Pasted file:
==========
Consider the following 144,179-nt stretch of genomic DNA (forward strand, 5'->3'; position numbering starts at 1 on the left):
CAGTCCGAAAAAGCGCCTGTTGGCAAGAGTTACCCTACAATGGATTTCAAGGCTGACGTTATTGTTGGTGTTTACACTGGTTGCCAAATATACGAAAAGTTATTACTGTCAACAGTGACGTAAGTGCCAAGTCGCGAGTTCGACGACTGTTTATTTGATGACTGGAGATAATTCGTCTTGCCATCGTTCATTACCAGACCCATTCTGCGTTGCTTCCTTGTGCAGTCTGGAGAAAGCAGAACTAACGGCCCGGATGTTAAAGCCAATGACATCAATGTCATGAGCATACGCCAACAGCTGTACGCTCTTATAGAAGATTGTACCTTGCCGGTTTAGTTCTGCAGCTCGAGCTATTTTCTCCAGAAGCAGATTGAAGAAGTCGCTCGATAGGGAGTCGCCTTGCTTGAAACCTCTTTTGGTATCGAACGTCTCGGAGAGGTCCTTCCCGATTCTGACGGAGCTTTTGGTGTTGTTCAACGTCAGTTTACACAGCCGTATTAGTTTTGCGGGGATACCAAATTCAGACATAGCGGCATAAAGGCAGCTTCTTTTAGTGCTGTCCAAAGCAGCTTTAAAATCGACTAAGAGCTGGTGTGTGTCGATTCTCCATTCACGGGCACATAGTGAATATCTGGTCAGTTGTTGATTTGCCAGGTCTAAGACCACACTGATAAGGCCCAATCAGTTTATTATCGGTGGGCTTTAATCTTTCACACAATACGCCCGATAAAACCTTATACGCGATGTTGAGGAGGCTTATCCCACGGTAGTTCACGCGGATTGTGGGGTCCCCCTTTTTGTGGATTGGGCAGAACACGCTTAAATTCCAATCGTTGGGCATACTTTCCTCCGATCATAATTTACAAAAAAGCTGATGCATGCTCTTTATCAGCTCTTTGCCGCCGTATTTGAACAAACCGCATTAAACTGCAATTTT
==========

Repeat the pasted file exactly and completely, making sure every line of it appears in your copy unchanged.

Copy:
Consider the following 144,179-nt stretch of genomic DNA (forward strand, 5'->3'; position numbering starts at 1 on the left):
CAGTCCGAAAAAGCGCCTGTTGGCAAGAGTTACCCTACAATGGATTTCAAGGCTGACGTTATTGTTGGTGTTTACACTGGTTGCCAAATATACGAAAAGTTATTACTGTCAACAGTGACGTAAGTGCCAAGTCGCGAGTTCGACGACTGTTTATTTGATGACTGGAGATAATTCGTCTTGCCATCGTTCATTACCAGACCCATTCTGCGTTGCTTCCTTGTGCAGTCTGGAGAAAGCAGAACTAACGGCCCGGATGTTAAAGCCAATGACATCAATGTCATGAGCATACGCCAACAGCTGTACGCTCTTATAGAAGATTGTACCTTGCCGGTTTAGTTCTGCAGCTCGAGCTATTTTCTCCAGAAGCAGATTGAAGAAGTCGCTCGATAGGGAGTCGCCTTGCTTGAAACCTCTTTTGGTATCGAACGTCTCGGAGAGGTCCTTCCCGATTCTGACGGAGCTTTTGGTGTTGTTCAACGTCAGTTTACACAGCCGTATTAGTTTTGCGGGGATACCAAATTCAGACATAGCGGCATAAAGGCAGCTTCTTTTAGTGCTGTCCAAAGCAGCTTTAAAATCGACTAAGAGCTGGTGTGTGTCGATTCTCCATTCACGGGCACATAGTGAATATCTGGTCAGTTGTTGATTTGCCAGGTCTAAGACCACACTGATAAGGCCCAATCAGTTTATTATCGGTGGGCTTTAATCTTTCACACAATACGCCCGATAAAACCTTATACGCGATGTTGAGGAGGCTTATCCCACGGTAGTTCACGCGGATTGTGGGGTCCCCCTTTTTGTGGATTGGGCAGAACACGCTTAAATTCCAATCGTTGGGCATACTTTCCTCCGATCATAATTTACAAAAAAGCTGATGCATGCTCTTTATCAGCTCTTTGCCGCCGTATTTGAACAAACCGCATTAAACTGCAATTTT